The gist of the article however, points to the conflict between nonprofit and for-profit cancer treatment centers and their competition in obtaining state funding.

The awards will be bestowed on facilities that meet certain quality standards, which have yet to be developed, by a new committee yet to be announced.

It is imperative that this committee include among its members patients, survivors and caregivers. Too often such committees are composed of accountants, attorneys and medical administrators, whose focus can be on other than excellence of patient care.

When the marketing orientation takes precedence, and the defense against potential lawsuits is in second place, attention to patient care is often overlooked.

Mortimer Brown, Lutz

Don't add to pier confusion | May 29, editorial

Make it self-supporting

The taxpayers are speaking loudly that they do not want the Lens. We really do not know exactly what we do want. But we don't want the Lens and we don't want the City Council telling us that we have to choose one of their ideas.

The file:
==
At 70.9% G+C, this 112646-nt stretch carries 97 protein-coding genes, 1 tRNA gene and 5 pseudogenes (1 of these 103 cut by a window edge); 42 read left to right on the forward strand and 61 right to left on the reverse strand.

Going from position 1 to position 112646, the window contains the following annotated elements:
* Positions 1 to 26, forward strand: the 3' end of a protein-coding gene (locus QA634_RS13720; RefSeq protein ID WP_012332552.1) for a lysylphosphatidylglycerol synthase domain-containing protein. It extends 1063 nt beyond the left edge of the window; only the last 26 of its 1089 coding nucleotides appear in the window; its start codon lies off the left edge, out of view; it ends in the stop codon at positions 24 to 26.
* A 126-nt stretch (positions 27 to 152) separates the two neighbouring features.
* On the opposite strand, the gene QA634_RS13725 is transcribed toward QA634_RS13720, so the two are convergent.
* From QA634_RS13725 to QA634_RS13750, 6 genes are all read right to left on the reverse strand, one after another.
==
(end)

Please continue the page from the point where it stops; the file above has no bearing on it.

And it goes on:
Why don't we clear the old pier and see what the private sector is willing to support? We want something that supports itself and does not increase our property taxes every year.

I'd like to see the beach area fixed up so winter visitors have a nice place to sit in the sun. I'd like to see restaurants on barges tied to the new pier with food that is not manufactured. We can have a Ferris wheel with enclosed seating. We want something that is fun and makes us want to come back often.

Gloria Julius, St. Petersburg

Pinellas County's needs

Although Pinellas County residents would pay for part of a new St. Petersburg pier, most of us have no voice as to whether it is built.

When downtown St. Petersburg needed to attract tourists in the '70s, a pier made sense. But now the vibrant downtown stands on its own and attracts people with food, entertainment and museums. It is vibrant in the absence of a functioning pier.

Pinellas County should spend its funds where they are needed, not on an unneeded tourist attraction.

Lynn Bosco, Clearwater

Attraction, not art

I have lived in this area for almost three years and watched the process of a new design for the pier. I find it hard to look at the Lens and think of it as a place for families and fun. It looks like an art project. I realize downtown St. Petersburg is very much an arts and cultural center, but we need families to support a pier.